It would be Kim Possible for me to get through this post without including at least one of the numerous jokes that Dr. John VanNiel delightfully included in his presentation on Monday!

 

 

Dr. John VanNiel is a professor of Environmental Conservation and Horticulture at Finger Lakes Community College, and on Monday he was a guest presenter for our class, Theory and Practice in Teaching and Learning Science. An effortless pro in eliciting student ideas, he demonstrated for us how he presents information to his classes in a way that builds upon their funds of knowledge and fosters meaningful learning and comprehension. As science teachers, we do not want to simply present our students with seemingly disconnected and abstract pieces of information. We’ve all been there- as students, we’ve memorized vocabulary definitions and after the test, those contextless pieces of information float out of our brains, never to be heard from again. If a student gets an A on a test, but can’t use the information they studied in a meaningful way ever again, did they actually learn it?

So what can we as teachers do to ensure that we are doing our jobs? A sentence from the primer for the book Ambitious Science Teaching (Windschitl, Thompson, & Braaten, 2014) really resonates with me- “Your main objective as a science teacher is to change students’ thinking over time” (p. 1).  Dr. VanNiel’s presentation was a wonderful example of this. He gave us a stack of notecards, each with the common name of a mammal on it: Norway rat, bighorn sheep, elk, fisher, grizzly bear, bobcat, red squirrel, etc. He asked us to work in pairs to sort the cards into two piles- animals that belong in New York and animals that don’t. That was our only instruction. To use the jargon of Ambitious Science Teaching, he was ascertaining our partial understandings. As we worked in our pairs to sort our cards, he sneakily wrote quotes that he heard us saying on the board.

  • “I was at camp and saw a flying squirrel.”
  • “They have bobcats in the Adirondacks.”
  • “What color would you call our squirrels?”

After we had completed our task and he told us the correct answers, he went on to explain how his answers may not be the only right ones. Sometimes students have alternative conceptions- a student may have said that at one point a certain animal lived in New York but was driven out by human activity. Given their viewpoint, that animal may very well have belonged in New York. As a teacher, he gave more meaning to the activity and validation to the student by recognizing other ways of thinking that his students may have. He also used everyday language and drew upon our everyday experiences as students in noting how we reasoned with and talked about our task of sorting the notecards. He could have rambled on at us, using the scientific names of species and the jargon of the field, but he didn’t. He used the language that we used to continue with the lesson, making the concepts he was illustrating comprehensible for us.

 

The way in which Dr. VanNiel led his presentation was exemplary of how I hope to be able to lead my classes. As a science teacher, it is important to elicit student ideas to engage in meaningful and authentic science.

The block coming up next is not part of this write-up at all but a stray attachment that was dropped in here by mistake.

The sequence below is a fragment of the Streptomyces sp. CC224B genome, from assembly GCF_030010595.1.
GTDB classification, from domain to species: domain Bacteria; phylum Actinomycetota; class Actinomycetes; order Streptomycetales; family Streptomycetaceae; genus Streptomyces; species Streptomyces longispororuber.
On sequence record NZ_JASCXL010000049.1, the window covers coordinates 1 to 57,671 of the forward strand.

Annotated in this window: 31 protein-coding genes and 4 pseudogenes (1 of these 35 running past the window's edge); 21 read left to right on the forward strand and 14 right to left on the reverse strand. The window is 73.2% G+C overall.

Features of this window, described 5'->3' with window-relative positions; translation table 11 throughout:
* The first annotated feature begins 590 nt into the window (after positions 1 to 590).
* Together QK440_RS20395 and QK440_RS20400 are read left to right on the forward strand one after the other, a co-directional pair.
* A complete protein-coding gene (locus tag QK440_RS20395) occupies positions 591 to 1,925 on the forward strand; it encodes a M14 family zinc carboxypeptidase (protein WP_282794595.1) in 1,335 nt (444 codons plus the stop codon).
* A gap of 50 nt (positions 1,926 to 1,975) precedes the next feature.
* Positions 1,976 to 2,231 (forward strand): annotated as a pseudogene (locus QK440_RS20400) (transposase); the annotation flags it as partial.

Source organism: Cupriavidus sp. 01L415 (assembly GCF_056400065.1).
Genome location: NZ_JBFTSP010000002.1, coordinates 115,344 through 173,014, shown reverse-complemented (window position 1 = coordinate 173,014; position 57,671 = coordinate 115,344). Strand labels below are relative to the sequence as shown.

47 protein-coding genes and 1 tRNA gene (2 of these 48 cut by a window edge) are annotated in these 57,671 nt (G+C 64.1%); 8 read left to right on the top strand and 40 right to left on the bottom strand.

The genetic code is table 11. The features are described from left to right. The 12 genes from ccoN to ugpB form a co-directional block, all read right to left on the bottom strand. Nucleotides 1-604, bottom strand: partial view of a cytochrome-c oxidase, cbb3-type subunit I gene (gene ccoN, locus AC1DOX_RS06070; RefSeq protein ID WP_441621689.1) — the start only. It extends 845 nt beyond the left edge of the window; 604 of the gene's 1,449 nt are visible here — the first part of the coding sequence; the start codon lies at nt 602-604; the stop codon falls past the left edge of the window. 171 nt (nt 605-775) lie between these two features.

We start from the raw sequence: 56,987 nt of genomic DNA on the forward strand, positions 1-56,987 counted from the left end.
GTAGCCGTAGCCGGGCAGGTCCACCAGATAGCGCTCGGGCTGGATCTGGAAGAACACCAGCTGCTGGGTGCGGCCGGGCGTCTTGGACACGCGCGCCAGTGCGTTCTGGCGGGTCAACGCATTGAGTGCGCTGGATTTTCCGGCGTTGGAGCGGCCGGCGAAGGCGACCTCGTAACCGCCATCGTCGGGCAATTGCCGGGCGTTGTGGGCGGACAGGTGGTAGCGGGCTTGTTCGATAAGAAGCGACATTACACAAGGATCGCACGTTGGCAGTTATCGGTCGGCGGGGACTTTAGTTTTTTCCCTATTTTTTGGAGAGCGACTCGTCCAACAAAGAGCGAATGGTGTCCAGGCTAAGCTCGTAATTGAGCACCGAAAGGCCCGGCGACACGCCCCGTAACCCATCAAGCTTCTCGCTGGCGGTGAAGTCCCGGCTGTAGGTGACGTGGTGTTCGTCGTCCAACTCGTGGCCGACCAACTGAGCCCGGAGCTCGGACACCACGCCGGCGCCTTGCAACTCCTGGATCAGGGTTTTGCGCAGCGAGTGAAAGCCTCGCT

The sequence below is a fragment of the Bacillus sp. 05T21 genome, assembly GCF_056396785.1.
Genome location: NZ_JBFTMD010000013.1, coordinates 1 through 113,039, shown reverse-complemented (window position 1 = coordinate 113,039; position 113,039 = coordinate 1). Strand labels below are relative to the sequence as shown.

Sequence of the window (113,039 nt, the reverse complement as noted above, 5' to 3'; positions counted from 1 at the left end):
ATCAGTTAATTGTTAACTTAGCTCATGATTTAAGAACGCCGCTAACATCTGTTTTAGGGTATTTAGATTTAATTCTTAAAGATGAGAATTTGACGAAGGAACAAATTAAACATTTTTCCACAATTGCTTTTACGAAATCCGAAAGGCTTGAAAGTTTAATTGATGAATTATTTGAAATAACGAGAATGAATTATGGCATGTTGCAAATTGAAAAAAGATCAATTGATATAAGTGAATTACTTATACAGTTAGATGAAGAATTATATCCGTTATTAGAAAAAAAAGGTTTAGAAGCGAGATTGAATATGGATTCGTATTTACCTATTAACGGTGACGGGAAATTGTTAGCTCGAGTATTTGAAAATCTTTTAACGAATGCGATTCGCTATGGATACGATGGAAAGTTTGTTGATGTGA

But… what even IS science???

Wolves are one of the species that might have been an acceptable answer for animals belonging in NY, as they once roamed the Adirondacks before being eliminated due to unregulated hunting and deforestation. This wolf is just as confused as we were when grappling with the question of what science actually is…

 

This question was particularly poignant for me at this moment in time as my STARS group is currently worried that we aren’t doing “enough science” through our investigations with 7th and 8th graders at School  58. (See Gavin’s post below for more details on what STARS is.) Do we need to have our students using Erlenmeyer flasks and drawing the Krebs cycle for there to be “enough science” involved?

 

In one reading that was assigned to us this week, Chapter 7 of Science Instruction in Middle and Secondary Schools, Chiappetta and Koballa (2010) argue that science is not one simple definition, but rather a culmination of many different ideas.

Prospective science teachers might put forth the following phrases when asked for a definition of science:

  • To discover nature
  • Using scientific methods
  • A process of finding out
  • A study of the universe
  • Organizing facts into theories
  • A method of discovery
  • A body of organized knowledge
  • Problem solving
  • A search for truth

All these ideas have some connection with science, but each is limited. Only collectively do they begin to portray the breadth and complexity of the scientific enterprise. (p. 102)

 

Throughout our investigations with STARS, we will be utilizing many of the different aspects of what makes up science, and I think it is important to portray to our students that although we are not doing the stereotypical white lab coat type of experimentation, in our search for the truth and our endeavors to use the knowledge we acquire to tackle a problem, we are in fact acting as scientists.

 

-Written by Alyssa Rutherford

 

Chiapetta, E., & Koballa, T. (2010). Science Instruction in the Middle and Secondary Schools (7th ed., pp. 101-117). Pearson Education, Inc.
Windschitl, M.,  Thompson, J., & Braaten, M. (2014). Ambitious Science Teaching. Harvard Education Press.